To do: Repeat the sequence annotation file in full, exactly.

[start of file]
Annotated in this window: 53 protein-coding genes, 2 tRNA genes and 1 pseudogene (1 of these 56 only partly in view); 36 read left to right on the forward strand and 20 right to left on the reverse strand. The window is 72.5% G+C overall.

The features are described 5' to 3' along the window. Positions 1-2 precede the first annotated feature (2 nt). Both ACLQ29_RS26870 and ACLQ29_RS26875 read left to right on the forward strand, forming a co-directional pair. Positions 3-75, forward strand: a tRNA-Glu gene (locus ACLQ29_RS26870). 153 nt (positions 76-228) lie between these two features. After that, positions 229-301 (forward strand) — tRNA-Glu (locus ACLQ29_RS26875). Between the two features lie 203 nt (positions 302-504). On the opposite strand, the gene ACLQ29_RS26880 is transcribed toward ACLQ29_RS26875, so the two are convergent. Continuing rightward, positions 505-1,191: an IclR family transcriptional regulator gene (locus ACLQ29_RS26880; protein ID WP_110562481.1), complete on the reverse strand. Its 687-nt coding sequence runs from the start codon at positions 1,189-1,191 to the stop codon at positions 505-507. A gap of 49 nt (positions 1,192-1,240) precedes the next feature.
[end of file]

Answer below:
Annotated in this window: 53 protein-coding genes, 2 tRNA genes and 1 pseudogene (1 of these 56 only partly in view); 36 read left to right on the forward strand and 20 right to left on the reverse strand. The window is 72.5% G+C overall.

The features are described 5' to 3' along the window. Positions 1-2 precede the first annotated feature (2 nt). Both ACLQ29_RS26870 and ACLQ29_RS26875 read left to right on the forward strand, forming a co-directional pair. Positions 3-75, forward strand: a tRNA-Glu gene (locus ACLQ29_RS26870). 153 nt (positions 76-228) lie between these two features. After that, positions 229-301 (forward strand) — tRNA-Glu (locus ACLQ29_RS26875). Between the two features lie 203 nt (positions 302-504). On the opposite strand, the gene ACLQ29_RS26880 is transcribed toward ACLQ29_RS26875, so the two are convergent. Continuing rightward, positions 505-1,191: an IclR family transcriptional regulator gene (locus ACLQ29_RS26880; protein ID WP_110562481.1), complete on the reverse strand. Its 687-nt coding sequence runs from the start codon at positions 1,189-1,191 to the stop codon at positions 505-507. A gap of 49 nt (positions 1,192-1,240) precedes the next feature.